I have other thoughts on the language of the article, but am for the most part relieved to see it, and to see how many writers responded with empathy and outrage, rather than the usual absurd flippant remarks (don't even bother looking at the Fox News reader comments...I just needed to see who was out there). I'd echo Montini's call for citizens to contact the Governor and demand an independent investigation. Contact your legislators too - especially if they're Republicans.

A final note on Montini's comments: According to Donna Leone Hamm of Middle Ground Prison Reform, she tried to talk to the press and ADC in 2007 about the practice of caging prisoners outside - no one was interested because no one had yet died (though such deaths have occurred in other prisons). Let's make sure that Marcia counts as someone whose life was at least as important as Rik the dog's.

Her Name was Marcia

Couldn't really sleep well; was back up at my computer by 4am researching AZ prisons, legislative committees, possible community allies. Emailed the State Alliance for the Mentally Ill last night to see what their response is/will be to Marcia's death and the use of outdoor cages for inmates on medications that magnify the deadly effects of the AZ sun and desert heat. They could have given her gallons of water and she still would have died.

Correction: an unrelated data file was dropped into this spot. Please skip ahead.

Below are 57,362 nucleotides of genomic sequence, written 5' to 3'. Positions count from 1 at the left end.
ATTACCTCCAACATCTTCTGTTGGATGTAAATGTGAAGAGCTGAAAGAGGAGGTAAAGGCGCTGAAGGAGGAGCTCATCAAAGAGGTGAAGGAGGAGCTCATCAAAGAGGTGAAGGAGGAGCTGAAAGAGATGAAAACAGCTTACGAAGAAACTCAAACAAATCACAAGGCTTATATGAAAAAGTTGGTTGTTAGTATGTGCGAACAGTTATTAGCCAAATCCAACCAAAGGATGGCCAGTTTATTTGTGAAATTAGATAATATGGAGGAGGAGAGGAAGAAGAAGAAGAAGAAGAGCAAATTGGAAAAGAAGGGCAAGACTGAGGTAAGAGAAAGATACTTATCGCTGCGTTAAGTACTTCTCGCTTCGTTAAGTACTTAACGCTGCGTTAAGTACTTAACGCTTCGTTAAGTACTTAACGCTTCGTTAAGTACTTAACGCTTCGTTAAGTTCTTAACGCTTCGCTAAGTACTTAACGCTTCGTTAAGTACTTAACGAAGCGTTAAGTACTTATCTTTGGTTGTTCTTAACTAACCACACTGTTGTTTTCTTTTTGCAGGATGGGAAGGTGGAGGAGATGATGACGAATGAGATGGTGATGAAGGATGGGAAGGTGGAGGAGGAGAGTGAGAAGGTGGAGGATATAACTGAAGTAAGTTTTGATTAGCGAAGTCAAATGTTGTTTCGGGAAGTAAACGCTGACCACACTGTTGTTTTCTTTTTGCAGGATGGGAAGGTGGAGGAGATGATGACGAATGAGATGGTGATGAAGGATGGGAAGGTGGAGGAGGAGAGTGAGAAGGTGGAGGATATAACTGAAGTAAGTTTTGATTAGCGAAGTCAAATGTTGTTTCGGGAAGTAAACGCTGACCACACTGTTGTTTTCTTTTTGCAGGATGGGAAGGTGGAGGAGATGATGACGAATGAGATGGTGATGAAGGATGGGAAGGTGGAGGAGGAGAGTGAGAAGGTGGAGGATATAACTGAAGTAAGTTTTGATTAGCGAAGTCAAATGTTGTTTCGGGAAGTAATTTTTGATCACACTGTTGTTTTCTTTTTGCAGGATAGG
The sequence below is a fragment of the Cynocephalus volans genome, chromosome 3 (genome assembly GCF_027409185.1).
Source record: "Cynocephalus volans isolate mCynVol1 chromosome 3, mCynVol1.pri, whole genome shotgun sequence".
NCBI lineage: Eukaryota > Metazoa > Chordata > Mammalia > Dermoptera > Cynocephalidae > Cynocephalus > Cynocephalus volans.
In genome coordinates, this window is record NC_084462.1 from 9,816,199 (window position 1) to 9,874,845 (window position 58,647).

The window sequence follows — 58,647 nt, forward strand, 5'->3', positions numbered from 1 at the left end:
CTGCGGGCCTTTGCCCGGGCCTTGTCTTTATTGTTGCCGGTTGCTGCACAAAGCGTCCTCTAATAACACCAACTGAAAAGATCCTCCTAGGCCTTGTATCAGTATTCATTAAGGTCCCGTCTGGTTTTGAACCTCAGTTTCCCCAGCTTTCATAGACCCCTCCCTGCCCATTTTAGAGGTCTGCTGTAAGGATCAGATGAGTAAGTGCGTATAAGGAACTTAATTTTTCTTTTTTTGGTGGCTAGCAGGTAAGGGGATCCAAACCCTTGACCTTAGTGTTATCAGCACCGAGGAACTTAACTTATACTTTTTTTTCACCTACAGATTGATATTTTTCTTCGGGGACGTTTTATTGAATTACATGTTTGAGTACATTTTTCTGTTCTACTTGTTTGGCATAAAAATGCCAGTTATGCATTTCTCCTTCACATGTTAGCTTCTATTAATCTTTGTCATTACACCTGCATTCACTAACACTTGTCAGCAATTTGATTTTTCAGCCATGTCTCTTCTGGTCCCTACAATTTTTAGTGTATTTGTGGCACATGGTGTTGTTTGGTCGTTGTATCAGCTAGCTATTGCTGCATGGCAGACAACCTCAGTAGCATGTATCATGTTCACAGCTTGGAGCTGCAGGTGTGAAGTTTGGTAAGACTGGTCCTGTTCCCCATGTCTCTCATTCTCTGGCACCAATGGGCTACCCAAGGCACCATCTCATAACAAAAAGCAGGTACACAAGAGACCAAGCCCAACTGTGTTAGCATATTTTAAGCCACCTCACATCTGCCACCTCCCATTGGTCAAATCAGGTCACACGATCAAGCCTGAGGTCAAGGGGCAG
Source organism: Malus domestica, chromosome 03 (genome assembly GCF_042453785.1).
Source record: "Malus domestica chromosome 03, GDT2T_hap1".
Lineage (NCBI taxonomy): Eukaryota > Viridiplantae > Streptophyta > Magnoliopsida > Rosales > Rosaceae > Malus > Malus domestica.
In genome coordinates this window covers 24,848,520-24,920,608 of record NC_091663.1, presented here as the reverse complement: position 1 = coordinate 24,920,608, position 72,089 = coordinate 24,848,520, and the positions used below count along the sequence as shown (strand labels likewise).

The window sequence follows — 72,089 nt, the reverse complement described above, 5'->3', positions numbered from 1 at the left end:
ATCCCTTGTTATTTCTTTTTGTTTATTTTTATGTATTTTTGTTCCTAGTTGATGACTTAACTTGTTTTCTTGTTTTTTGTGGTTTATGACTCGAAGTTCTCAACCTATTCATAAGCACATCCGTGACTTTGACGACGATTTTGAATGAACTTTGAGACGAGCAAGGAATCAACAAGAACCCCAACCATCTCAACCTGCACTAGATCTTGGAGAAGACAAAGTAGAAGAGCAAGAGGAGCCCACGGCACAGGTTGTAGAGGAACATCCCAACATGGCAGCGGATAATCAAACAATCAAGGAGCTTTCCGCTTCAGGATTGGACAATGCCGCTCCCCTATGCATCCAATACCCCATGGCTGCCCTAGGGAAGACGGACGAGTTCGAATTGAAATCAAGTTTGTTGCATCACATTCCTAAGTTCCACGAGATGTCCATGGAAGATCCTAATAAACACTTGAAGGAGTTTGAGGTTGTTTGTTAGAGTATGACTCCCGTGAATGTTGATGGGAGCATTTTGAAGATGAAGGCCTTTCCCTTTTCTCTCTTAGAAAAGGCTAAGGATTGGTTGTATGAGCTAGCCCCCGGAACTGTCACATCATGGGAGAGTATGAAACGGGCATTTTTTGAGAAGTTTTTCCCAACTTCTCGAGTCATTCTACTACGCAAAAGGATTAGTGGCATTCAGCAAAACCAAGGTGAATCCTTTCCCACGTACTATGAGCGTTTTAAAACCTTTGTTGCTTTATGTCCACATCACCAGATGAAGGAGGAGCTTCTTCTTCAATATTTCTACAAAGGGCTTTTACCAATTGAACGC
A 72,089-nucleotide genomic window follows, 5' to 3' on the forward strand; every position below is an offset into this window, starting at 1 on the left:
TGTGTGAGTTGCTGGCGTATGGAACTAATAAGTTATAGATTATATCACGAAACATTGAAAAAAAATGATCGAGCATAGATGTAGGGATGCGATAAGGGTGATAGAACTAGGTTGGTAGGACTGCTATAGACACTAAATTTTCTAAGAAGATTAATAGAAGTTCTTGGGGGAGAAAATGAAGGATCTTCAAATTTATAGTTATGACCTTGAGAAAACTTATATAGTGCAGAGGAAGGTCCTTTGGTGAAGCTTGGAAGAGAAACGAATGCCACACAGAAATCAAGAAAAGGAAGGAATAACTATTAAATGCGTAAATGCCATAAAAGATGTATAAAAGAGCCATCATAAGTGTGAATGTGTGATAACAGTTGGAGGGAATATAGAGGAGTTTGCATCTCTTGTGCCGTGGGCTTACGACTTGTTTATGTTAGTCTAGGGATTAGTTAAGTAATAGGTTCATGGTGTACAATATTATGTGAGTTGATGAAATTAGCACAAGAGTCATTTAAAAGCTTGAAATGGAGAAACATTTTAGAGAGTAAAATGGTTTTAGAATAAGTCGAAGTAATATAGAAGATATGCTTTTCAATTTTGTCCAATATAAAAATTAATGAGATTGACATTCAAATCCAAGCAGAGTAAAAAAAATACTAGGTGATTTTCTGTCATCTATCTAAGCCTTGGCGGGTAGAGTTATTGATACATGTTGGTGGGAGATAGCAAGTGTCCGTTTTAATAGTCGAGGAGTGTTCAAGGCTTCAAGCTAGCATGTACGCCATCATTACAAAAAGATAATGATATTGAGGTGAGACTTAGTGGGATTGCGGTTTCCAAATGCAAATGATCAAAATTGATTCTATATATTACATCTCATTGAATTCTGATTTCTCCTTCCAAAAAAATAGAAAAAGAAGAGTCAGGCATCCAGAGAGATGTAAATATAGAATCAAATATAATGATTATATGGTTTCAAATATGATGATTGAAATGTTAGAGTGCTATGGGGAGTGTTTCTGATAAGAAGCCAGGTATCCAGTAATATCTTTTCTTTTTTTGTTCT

In the course of this leg of research I found another picture of Marcia, located in her on-line ADC profile. Her full name is Marcia J. Powell, born 09/25/1960. She looks like she's laughing, and still has all her front teeth - her humanity is much more accessible with this one than the photo all the news outlets used. Am guessing it was from her previous incarceration. It appears as if her first incarceration with the ADC was in 2002, but the information about her history is sparse.

According to her prisoner info sheet, Marcia was sentenced for prostitution with an "enhancement"related to dangerousness, I believe - exactly what that is I'll have to find out. I suspect it has to do with being a repeat offender and not abiding by expectations of the terms of her last release ( She was in trouble quite a bit in January - disciplined 11 times that month for lying, disobeying orders, obstructing officers, even once for stealing. I would imagine she wasn't the model prisoner. She has a history of "absconding" while under state supervision - that appears to mean going AWOL from probation, parole, or other community supervision. I'd love to know just what her community release conditions and environment were like when that occurred. Any investigative journalists out there?

Saturday, May 23, 2009

Until Every Desert Cage is Gone